10 Communication Plan Targeted communication sent to incoming master’s students with less than two years Students completed online registration form to express interest First 25 participants selected to participate in the pilot workshop Follow-up communications sent to all interested respondents alerting them to the self-paced offering Instructions sent to the registrants for the facilitated workshop

11 Lessons Learned: Facilitated Module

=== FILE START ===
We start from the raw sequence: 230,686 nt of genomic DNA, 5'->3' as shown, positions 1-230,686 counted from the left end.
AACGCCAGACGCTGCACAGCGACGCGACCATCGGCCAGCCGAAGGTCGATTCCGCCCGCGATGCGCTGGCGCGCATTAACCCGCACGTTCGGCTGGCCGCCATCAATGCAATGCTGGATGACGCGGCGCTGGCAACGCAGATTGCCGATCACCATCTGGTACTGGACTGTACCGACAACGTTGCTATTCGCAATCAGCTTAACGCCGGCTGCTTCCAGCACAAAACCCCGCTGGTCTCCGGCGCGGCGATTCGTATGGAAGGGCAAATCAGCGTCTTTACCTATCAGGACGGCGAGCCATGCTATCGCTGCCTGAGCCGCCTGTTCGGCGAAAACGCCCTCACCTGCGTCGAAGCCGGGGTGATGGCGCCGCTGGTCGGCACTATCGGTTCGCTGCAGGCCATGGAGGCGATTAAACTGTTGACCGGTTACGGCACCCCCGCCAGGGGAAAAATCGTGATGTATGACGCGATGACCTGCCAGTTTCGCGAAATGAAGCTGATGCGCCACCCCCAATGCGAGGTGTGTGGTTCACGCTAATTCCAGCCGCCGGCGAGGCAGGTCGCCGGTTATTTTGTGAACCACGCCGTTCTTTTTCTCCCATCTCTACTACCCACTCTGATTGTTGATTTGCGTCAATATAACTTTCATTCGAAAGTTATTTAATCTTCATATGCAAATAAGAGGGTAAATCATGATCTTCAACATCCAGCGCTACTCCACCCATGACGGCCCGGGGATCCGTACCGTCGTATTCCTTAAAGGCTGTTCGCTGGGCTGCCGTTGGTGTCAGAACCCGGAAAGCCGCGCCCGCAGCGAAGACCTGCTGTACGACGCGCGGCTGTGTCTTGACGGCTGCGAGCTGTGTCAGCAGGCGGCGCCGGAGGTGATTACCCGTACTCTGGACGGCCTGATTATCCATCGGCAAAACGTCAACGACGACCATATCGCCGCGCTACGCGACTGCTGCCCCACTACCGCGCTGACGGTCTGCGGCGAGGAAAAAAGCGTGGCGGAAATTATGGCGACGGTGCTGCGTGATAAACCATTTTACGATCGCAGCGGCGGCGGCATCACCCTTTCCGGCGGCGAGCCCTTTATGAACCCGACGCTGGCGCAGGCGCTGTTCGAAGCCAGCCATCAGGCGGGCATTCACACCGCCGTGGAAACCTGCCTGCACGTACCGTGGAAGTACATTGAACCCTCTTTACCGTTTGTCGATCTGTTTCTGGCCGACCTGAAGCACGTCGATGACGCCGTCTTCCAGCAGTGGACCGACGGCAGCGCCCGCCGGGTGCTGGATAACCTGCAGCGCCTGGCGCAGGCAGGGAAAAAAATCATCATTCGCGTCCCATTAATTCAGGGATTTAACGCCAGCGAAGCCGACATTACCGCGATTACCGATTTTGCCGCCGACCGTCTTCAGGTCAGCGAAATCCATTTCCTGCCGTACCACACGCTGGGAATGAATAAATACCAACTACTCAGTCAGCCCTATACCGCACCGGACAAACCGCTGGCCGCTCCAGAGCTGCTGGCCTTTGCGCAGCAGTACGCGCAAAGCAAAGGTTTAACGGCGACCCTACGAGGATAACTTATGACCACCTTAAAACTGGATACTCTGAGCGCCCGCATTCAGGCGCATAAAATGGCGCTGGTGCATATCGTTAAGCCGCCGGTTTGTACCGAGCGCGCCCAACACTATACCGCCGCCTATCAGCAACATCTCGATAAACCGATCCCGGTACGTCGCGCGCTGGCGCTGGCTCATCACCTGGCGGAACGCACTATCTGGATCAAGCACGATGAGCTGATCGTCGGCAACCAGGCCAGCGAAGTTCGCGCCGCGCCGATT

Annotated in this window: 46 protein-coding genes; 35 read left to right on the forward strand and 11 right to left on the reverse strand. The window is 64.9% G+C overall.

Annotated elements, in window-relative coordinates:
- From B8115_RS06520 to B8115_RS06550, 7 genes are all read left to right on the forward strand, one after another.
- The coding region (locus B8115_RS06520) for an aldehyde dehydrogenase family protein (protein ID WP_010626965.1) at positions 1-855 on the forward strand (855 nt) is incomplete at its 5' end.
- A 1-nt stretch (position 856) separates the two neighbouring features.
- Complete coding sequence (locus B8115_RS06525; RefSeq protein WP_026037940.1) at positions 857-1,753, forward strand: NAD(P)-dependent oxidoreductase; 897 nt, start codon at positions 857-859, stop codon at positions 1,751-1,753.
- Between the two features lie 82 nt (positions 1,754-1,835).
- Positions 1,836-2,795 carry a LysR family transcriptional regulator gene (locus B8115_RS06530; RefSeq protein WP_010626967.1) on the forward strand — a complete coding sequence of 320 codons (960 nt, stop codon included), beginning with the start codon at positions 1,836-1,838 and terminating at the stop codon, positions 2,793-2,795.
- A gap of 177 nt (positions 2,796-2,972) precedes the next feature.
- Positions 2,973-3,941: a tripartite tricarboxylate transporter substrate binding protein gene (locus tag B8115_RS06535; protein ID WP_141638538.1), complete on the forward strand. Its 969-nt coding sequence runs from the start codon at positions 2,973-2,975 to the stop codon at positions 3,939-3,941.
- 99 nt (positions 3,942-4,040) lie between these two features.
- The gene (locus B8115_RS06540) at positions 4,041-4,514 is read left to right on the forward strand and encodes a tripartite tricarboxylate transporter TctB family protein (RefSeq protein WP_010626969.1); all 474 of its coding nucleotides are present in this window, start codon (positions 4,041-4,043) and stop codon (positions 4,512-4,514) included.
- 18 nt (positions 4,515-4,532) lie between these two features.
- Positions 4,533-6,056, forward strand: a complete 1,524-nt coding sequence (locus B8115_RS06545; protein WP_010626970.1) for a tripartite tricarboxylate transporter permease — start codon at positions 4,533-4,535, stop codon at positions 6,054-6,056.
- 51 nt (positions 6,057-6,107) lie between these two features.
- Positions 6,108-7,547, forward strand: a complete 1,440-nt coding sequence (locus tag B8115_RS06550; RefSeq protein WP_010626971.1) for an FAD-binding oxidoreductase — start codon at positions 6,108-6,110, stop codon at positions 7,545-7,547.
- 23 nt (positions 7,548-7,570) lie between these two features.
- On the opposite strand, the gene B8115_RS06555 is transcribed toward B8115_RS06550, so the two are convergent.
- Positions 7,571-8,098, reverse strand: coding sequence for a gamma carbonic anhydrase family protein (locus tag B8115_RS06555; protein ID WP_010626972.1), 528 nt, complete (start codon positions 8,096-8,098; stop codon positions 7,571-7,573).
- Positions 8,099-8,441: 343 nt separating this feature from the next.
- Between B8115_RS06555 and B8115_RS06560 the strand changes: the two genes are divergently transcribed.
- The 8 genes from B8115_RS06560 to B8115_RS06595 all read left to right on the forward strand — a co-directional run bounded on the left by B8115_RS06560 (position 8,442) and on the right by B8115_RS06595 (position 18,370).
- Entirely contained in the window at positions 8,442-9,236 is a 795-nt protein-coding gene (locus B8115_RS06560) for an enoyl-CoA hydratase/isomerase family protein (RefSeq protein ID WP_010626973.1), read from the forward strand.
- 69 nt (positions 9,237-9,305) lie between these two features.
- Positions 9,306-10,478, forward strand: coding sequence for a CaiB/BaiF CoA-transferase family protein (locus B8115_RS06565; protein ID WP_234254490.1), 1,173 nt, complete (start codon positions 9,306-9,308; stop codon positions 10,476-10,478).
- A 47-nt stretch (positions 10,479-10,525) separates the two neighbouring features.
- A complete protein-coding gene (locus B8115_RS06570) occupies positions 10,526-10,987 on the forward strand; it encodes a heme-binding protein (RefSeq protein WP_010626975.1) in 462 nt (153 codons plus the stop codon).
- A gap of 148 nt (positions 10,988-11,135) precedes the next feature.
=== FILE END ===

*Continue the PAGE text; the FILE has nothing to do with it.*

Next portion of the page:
Introductions Web conference for real-time relationship-building at the start Timing Synchronous components with geographically dispersed students Planning for potential move/arrival on campus Workload Drop-out rate Content creation Realistic expectations for quantity of content that can be developed in timeframe

12 Next Steps Evaluation, focus group, and longitudinal assessment
Additional content development for version 2 Facilitated summer 2008 Self-paced fall 2008 Next up: Virtual Career Days!

13 Writing Like an Educator Online Workshop

14 Student Requests for Pre-Matriculation Writing Support